The Institute of Semiconductor Technology and the Institute of Physical and Theoretical Chemistry, both members of the Laboratory for Emerging Nanometrology (LENA), at Technische Universität Braunschweig are partners in a new European research project entitled ChipScope, which aims to develop a completely new and extremely small optical microscope capable of observing the interior of living cells in real time. A consortium of 7 partners from 5 countries will tackle this issue with very ambitious objectives during a four-year research program.

To demonstrate the usefulness of this new scientific tool, at the end of the project the developed chip-sized microscope will be used to observe in real-time...

Im Focus: Giant Magnetic Fields in the Universe

Astronomers from Bonn and Tautenburg in Thuringia (Germany) used the 100-m radio telescope at Effelsberg to observe several galaxy clusters. At the edges of these large accumulations of dark matter, stellar systems (galaxies), hot gas, and charged particles, they found magnetic fields that are exceptionally ordered over distances of many million light years. This makes them the most extended magnetic fields in the universe known so far.

The results will be published on March 22 in the journal „Astronomy & Astrophysics“.

Galaxy clusters are the largest gravitationally bound structures in the universe. With a typical extent of about 10 million light years, i.e. 100 times the...

Im Focus: Tracing down linear ubiquitination

Researchers at the Goethe University Frankfurt, together with partners from the University of Tübingen in Germany and Queen Mary University as well as Francis Crick Institute from London (UK) have developed a novel technology to decipher the secret ubiquitin code.

Ubiquitin is a small protein that can be linked to other cellular proteins, thereby controlling and modulating their functions. The attachment occurs in many...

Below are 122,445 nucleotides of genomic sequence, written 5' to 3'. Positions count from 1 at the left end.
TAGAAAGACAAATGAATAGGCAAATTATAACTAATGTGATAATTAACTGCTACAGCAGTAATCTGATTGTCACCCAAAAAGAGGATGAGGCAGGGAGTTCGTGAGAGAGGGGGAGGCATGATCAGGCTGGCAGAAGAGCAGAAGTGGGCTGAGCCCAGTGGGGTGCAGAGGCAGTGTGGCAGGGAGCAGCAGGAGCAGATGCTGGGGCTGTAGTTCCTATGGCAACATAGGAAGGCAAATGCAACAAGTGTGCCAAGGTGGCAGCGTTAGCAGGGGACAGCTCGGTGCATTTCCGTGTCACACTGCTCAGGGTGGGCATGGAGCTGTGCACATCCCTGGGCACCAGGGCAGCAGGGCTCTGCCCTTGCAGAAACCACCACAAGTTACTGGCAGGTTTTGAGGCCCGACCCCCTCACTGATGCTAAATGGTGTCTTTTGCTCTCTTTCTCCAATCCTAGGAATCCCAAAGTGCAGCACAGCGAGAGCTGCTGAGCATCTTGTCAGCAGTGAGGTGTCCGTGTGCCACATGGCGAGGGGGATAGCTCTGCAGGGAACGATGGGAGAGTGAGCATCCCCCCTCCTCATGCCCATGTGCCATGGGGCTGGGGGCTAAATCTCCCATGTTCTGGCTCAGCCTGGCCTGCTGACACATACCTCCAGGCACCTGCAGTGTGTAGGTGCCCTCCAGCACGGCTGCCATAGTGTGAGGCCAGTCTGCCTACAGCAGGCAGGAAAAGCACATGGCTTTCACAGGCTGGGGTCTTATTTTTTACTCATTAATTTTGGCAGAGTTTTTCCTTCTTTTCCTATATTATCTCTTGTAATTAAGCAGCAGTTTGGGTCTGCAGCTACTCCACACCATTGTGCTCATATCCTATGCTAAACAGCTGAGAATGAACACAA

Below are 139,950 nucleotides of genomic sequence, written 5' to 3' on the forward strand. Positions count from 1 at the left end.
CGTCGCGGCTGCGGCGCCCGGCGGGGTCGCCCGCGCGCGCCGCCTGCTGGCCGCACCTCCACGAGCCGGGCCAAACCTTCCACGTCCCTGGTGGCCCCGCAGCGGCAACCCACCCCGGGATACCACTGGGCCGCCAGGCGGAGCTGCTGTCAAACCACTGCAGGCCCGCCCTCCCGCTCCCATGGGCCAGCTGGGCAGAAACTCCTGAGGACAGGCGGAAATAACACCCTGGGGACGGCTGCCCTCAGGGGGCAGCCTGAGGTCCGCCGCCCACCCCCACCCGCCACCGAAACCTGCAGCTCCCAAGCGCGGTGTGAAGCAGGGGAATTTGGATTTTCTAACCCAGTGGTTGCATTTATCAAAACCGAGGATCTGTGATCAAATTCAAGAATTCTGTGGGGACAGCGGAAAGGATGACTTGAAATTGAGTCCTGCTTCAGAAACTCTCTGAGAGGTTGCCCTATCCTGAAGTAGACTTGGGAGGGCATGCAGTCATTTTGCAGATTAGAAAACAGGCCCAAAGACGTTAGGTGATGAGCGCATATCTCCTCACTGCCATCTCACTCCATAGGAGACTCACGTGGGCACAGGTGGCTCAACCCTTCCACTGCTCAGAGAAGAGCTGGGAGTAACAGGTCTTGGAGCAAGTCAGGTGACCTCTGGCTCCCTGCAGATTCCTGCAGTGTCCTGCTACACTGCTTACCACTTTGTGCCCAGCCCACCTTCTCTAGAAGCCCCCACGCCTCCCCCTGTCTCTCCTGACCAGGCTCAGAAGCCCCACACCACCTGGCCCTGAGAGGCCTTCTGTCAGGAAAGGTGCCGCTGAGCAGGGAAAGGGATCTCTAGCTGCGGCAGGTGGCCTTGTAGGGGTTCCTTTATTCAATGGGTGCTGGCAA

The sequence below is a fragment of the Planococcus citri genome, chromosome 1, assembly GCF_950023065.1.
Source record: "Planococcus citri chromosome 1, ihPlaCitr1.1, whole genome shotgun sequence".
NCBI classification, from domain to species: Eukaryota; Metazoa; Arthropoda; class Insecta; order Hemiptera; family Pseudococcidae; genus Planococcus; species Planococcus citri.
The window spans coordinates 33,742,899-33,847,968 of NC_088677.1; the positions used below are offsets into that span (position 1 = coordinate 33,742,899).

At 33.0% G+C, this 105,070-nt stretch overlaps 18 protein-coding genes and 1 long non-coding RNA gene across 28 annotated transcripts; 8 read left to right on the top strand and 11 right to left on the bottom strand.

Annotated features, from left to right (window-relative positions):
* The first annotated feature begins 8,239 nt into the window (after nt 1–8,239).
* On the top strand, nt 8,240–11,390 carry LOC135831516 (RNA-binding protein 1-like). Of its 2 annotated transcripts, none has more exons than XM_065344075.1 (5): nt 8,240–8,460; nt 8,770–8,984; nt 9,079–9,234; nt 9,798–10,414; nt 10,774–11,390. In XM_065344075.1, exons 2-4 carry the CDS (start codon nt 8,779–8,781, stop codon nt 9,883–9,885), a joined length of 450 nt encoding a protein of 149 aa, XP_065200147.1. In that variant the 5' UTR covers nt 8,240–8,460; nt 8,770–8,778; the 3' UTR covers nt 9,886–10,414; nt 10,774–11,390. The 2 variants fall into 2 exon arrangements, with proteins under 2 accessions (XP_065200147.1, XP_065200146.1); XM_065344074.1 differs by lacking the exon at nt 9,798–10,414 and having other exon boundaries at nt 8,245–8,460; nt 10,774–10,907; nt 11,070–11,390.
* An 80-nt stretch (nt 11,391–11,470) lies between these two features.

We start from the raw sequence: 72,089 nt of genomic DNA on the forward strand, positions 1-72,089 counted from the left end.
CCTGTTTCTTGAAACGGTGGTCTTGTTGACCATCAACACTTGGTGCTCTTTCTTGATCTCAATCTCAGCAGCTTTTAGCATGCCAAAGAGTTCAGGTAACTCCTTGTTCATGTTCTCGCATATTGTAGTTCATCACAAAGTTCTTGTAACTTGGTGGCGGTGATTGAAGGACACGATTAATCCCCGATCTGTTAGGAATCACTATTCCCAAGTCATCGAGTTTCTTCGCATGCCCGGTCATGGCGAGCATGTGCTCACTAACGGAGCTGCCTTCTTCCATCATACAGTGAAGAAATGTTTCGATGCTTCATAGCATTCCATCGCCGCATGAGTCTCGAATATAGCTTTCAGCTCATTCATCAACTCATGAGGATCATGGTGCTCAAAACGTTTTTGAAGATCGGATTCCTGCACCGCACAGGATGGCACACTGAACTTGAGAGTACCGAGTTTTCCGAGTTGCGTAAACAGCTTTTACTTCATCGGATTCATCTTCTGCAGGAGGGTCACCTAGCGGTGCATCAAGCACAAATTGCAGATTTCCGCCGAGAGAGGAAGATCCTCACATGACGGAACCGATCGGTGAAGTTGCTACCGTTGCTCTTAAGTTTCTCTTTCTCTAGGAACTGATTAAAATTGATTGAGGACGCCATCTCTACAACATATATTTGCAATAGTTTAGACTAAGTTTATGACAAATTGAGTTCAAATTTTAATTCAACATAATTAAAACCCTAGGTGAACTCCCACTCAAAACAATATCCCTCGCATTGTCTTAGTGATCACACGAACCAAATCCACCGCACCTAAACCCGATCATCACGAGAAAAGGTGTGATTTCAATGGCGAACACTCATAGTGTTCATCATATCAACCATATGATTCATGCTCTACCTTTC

Im Focus: Perovskite edges can be tuned for optoelectronic performance

Layered 2D material improves efficiency for solar cells and LEDs

In the eternal search for next generation high-efficiency solar cells and LEDs, scientists at Los Alamos National Laboratory and their partners are creating...

Im Focus: Polymer-coated silicon nanosheets as alternative to graphene: A perfect team for nanoelectronics

Silicon nanosheets are thin, two-dimensional layers with exceptional optoelectronic properties very similar to those of graphene. Albeit, the nanosheets are less stable. Now researchers at the Technical University of Munich (TUM) have, for the first time ever, produced a composite material combining silicon nanosheets and a polymer that is both UV-resistant and easy to process. This brings the scientists a significant step closer to industrial applications like flexible displays and photosensors.

Silicon nanosheets are thin, two-dimensional layers with exceptional optoelectronic properties very similar to those of graphene. Albeit, the nanosheets are...

All Focus news of the innovation-report >>>

Anzeige

Anzeige

Event News

International Land Use Symposium ILUS 2017: Call for Abstracts and Registration open

20.03.2017 | Event News

CONNECT 2017: International congress on connective tissue

14.03.2017 | Event News

ICTM Conference: Turbine Construction between Big Data and Additive Manufacturing

07.03.2017 | Event News

 
Latest News

Transport of molecular motors into cilia

28.03.2017 | Life Sciences

A novel hybrid UAV that may change the way people operate drones

28.03.2017 | Information Technology

NASA spacecraft investigate clues in radiation belts

28.03.2017 | Physics and Astronomy

VideoLinks
B2B-VideoLinks
More VideoLinks >>>